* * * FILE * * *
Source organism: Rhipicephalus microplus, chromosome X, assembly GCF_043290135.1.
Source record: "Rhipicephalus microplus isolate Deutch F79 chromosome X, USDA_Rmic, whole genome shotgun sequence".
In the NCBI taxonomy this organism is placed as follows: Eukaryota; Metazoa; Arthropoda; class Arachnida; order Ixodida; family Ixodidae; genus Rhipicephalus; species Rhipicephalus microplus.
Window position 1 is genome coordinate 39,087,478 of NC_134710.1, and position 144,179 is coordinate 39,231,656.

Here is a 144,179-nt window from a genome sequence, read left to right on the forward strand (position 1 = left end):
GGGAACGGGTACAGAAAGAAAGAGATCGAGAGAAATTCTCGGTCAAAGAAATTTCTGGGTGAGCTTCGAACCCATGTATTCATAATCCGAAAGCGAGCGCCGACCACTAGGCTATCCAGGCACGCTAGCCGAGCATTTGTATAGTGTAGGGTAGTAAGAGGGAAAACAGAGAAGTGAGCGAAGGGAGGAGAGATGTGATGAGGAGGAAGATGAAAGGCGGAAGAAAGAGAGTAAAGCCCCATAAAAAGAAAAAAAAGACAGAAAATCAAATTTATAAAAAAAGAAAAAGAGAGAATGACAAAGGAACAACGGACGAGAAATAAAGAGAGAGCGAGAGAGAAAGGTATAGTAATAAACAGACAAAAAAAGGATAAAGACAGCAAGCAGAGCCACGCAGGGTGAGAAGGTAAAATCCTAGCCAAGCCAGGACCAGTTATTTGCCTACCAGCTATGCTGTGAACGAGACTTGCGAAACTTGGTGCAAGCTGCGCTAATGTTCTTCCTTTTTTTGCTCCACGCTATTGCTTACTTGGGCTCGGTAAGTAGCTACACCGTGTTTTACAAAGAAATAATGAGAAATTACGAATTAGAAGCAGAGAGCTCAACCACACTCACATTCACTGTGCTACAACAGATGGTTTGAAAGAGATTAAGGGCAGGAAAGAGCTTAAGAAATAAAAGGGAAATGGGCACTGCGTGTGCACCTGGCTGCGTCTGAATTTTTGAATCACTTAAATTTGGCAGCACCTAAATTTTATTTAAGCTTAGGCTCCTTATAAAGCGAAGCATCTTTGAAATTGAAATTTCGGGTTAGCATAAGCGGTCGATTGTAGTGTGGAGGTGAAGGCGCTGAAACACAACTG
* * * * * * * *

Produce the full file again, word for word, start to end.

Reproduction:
Source organism: Rhipicephalus microplus, chromosome X, assembly GCF_043290135.1.
Source record: "Rhipicephalus microplus isolate Deutch F79 chromosome X, USDA_Rmic, whole genome shotgun sequence".
In the NCBI taxonomy this organism is placed as follows: Eukaryota; Metazoa; Arthropoda; class Arachnida; order Ixodida; family Ixodidae; genus Rhipicephalus; species Rhipicephalus microplus.
Window position 1 is genome coordinate 39,087,478 of NC_134710.1, and position 144,179 is coordinate 39,231,656.

Here is a 144,179-nt window from a genome sequence, read left to right on the forward strand (position 1 = left end):
GGGAACGGGTACAGAAAGAAAGAGATCGAGAGAAATTCTCGGTCAAAGAAATTTCTGGGTGAGCTTCGAACCCATGTATTCATAATCCGAAAGCGAGCGCCGACCACTAGGCTATCCAGGCACGCTAGCCGAGCATTTGTATAGTGTAGGGTAGTAAGAGGGAAAACAGAGAAGTGAGCGAAGGGAGGAGAGATGTGATGAGGAGGAAGATGAAAGGCGGAAGAAAGAGAGTAAAGCCCCATAAAAAGAAAAAAAAGACAGAAAATCAAATTTATAAAAAAAGAAAAAGAGAGAATGACAAAGGAACAACGGACGAGAAATAAAGAGAGAGCGAGAGAGAAAGGTATAGTAATAAACAGACAAAAAAAGGATAAAGACAGCAAGCAGAGCCACGCAGGGTGAGAAGGTAAAATCCTAGCCAAGCCAGGACCAGTTATTTGCCTACCAGCTATGCTGTGAACGAGACTTGCGAAACTTGGTGCAAGCTGCGCTAATGTTCTTCCTTTTTTTGCTCCACGCTATTGCTTACTTGGGCTCGGTAAGTAGCTACACCGTGTTTTACAAAGAAATAATGAGAAATTACGAATTAGAAGCAGAGAGCTCAACCACACTCACATTCACTGTGCTACAACAGATGGTTTGAAAGAGATTAAGGGCAGGAAAGAGCTTAAGAAATAAAAGGGAAATGGGCACTGCGTGTGCACCTGGCTGCGTCTGAATTTTTGAATCACTTAAATTTGGCAGCACCTAAATTTTATTTAAGCTTAGGCTCCTTATAAAGCGAAGCATCTTTGAAATTGAAATTTCGGGTTAGCATAAGCGGTCGATTGTAGTGTGGAGGTGAAGGCGCTGAAACACAACTG